Posts from June 2013
June 30th, 2013
Our book today is C. S. Forester’s 1937 canon-shot of a Napoleonic sea-novel, Beat to Quarters (published in England as, sigh, The Happy Return), the book that introduced the character of Captain Horatio Hornblower to the world and single-handedly re-invigorated a sub-genre that had been quiescent for a century.
The story is taut. Hornblower’s ship, the thirty-six gun frigate Lydia, has been at sea for months under secret orders the captain has communicated to no one: he’s to penetrate the waters of Spanish America and give aid to a rebel in Panama into on overthrowing the Spanish, and while he’s about it, he’s to find and destroy the Natividad, a Spanish warship of twice his firepower. From the first chapter, Forester stresses Hornblower’s stoical tendencies – tendencies which certainly serve him well when contemplating, for the thousandth time, these madcap commands:
Those orders were the usual combination of the barely possible and the quite Quixotic, which a captain on detached service might expect to receive. Only a landsman would have given those opening orders to sail to the Gulf of Fonesca without sighting other land in the Pacific – only a succession of miracles (Hornblower gave himself no credit for sound judgment and good seamanship) had permitted of their being carried out.
Hornblower’s tasks are complicated further when he’s forced to take on board Lady Barbara Wellesley, sister to the future Duke of Wellington … and finds himself falling in love with her (and thinking clinical, unkind thoughts about his dumpy Spanish wife back in England). And Forester piles plot-strand after plot-strand on top of these, filling his quick-paced book with adventure and bringing it all under the hand of his supremely competent commanding officer – although the centerpiece of the novel is still the confrontation between the Lydia and the Natividad, an action Hornblower begins by having his men dance the hornpipe as the ship is towed into fighting range:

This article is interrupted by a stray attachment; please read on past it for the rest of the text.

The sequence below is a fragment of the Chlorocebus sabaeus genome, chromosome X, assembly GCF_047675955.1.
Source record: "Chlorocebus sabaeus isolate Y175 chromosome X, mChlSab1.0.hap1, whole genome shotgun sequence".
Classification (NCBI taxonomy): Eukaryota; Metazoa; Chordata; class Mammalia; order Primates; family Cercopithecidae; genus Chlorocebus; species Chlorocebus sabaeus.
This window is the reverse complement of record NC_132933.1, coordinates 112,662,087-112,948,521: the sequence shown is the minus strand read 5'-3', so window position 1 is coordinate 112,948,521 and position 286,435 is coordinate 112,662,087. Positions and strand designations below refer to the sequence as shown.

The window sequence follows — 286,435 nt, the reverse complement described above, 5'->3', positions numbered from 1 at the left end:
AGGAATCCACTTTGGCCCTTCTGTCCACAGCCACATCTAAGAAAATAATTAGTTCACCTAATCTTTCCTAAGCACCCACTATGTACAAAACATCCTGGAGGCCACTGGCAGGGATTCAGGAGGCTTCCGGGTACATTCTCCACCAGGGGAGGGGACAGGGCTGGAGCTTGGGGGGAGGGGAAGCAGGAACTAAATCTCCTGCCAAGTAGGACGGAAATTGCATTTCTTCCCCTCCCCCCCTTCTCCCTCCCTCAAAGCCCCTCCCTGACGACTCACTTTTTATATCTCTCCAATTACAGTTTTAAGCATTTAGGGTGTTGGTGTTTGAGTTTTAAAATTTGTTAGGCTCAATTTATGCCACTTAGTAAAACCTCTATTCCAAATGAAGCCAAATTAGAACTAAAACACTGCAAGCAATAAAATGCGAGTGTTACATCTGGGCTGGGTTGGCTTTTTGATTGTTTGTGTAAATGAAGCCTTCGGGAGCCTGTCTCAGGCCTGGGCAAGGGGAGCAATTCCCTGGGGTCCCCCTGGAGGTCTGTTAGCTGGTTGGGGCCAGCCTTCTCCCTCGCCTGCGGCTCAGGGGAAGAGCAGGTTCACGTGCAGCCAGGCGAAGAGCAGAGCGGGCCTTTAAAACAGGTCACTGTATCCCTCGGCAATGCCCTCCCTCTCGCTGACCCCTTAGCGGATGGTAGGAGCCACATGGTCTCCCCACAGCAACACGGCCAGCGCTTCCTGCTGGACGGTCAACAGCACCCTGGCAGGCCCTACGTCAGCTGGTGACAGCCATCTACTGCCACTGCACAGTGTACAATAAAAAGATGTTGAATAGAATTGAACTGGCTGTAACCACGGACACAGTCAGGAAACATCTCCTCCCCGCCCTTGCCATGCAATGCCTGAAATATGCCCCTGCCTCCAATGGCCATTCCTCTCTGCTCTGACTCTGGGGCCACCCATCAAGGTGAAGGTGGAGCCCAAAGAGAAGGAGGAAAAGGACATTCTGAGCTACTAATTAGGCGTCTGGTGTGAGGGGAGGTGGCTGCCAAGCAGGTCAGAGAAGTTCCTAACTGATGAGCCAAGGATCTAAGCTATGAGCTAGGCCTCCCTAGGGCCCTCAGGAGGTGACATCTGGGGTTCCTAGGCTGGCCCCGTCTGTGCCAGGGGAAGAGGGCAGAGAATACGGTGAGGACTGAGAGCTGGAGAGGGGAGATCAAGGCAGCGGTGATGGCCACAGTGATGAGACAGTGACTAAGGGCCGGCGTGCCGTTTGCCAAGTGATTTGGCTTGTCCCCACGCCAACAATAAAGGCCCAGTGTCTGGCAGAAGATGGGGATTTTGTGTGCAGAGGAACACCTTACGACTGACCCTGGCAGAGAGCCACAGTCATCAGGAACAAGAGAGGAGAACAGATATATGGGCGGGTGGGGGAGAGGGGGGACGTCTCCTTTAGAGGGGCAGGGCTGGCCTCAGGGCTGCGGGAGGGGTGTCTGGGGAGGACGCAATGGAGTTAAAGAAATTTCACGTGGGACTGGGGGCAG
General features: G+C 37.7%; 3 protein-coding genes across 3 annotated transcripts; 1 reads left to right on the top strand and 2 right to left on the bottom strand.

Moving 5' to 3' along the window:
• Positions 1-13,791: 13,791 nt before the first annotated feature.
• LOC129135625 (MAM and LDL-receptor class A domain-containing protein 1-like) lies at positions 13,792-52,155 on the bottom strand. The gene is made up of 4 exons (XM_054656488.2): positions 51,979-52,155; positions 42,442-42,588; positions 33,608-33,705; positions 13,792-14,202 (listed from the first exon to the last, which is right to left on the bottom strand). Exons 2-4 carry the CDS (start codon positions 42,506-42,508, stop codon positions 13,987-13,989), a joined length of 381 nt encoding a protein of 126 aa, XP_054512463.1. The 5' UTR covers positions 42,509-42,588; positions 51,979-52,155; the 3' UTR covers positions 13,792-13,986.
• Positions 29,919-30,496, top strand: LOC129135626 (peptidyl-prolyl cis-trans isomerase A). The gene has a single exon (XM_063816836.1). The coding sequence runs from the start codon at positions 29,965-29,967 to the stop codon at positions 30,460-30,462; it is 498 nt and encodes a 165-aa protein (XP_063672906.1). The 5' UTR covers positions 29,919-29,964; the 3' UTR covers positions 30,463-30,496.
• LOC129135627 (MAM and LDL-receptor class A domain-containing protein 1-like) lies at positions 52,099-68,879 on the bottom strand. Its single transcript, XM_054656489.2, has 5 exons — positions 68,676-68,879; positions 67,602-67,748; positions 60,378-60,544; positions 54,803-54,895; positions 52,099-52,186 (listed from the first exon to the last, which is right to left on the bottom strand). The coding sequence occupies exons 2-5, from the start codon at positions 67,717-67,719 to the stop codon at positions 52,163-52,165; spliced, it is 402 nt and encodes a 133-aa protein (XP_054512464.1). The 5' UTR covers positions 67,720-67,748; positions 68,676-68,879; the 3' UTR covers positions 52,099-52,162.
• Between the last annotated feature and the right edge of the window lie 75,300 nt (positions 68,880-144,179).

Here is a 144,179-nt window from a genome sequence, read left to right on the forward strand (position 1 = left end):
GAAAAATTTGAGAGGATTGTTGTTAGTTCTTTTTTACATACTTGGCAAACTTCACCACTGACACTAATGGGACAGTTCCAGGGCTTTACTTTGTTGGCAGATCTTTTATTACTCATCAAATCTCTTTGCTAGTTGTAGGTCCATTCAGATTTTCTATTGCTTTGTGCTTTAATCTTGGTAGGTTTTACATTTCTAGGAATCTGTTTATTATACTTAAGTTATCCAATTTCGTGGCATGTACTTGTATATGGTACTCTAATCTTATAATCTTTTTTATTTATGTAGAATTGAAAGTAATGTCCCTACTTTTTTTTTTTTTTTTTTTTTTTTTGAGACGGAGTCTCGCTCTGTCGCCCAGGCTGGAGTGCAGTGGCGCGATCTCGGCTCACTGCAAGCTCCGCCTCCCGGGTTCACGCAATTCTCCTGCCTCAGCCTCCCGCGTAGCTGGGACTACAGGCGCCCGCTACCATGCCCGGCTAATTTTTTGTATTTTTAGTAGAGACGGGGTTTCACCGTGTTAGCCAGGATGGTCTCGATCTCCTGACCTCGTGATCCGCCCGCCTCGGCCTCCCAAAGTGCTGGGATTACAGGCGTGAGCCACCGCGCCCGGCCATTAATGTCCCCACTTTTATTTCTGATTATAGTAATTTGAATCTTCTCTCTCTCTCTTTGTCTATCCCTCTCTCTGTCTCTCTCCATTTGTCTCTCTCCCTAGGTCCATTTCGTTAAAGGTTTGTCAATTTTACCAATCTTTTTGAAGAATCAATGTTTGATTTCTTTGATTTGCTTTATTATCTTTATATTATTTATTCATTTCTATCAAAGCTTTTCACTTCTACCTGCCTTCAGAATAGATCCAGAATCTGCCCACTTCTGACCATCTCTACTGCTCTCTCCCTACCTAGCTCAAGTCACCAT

In later years it was a tale told and retold, how the Lydia towed into action with hornpipes being dance on her main deck. It was quoted as an example of Hornblower’s cool courage, and only Hornblower knew how little truth there was in the attribution. It kept the men happy, which was why he did it. No one guessed how nearly he came to vomiting when a shot came in through a forward gunport and spattered Hall with a seaman’s brains without causing him to miss a step.
Forester in this book is a master of narrative balance, playing off his action scenes with quieter moments, and providing a moment for readers to catch their breaths from time to time. Even during the Lydia‘s storm-tossed return home around Cape Horn, there’s one unpredictable morning of clear calm:
There was an excruciating pleasure in filling her lungs with pure air after days of breathing the mephitic vapours of below decks. She caught Hornblower’s eyes and they exchanged smiles of delight. In all the rigging the sailors’ clothes, spread hastily to dry, were gesticulating as though with joy, waving a thousand glad arms and legs in the sparkling air.
Beat to Quarters sold like cotton candy at a state fair. On both sides of the Atlantic, it ran through edition after edition. It was adapted into a very good movie starring Gregory Peck, and it prompted Forester to write both sequels and prequels, eventually dramatizing the whole of Hornblower’s professional life, from lowly midshipman to nobleman (it was also adapted into an addictively good A&E TV series starring Ioan Gruffudd, who manages to overcome the burden of being even better-looking than Peck to become even more effective than Peck in the role). By any measure, the whole Hornblower enterprise was a stunning publishing success – the only thing it couldn’t have anticipated was a rival half a century later, but that’s what it now has: fans of nautical fiction must declare their loyalties in an unending War of the Roses between Forester’s Hornblower novels and the Aubrey & Maturin novels of Patrick O’Brian, with partisans on both sides crying up strengths and weaknesses as if the two captains were going to war with each other instead of Napoleon. O’Brian’s 1969 novel Master and Commander also (eventually) sold well, also spawned many follow-up books, and also inspired a very good movie, but the two series are famously different: where Forester is stately and informative, O’Brian is headlong and immersive. Where Forester is deliberate, O’Brian is discursive. Both series provide plenty of joys for their readers (and O’Brian’s books amply demonstrate that he himself got plenty of joy out of Forester’s books before he wrote his own), but re-reading Beat to Quarters refreshed me on just how good Forester is even without the rhetorical flourishes O’Brian uses and sometimes over-uses.
So read Master and Commander, by all means, but read Beat to Quarters too. There’s room enough in the broad sea for both captains.
June 29th, 2013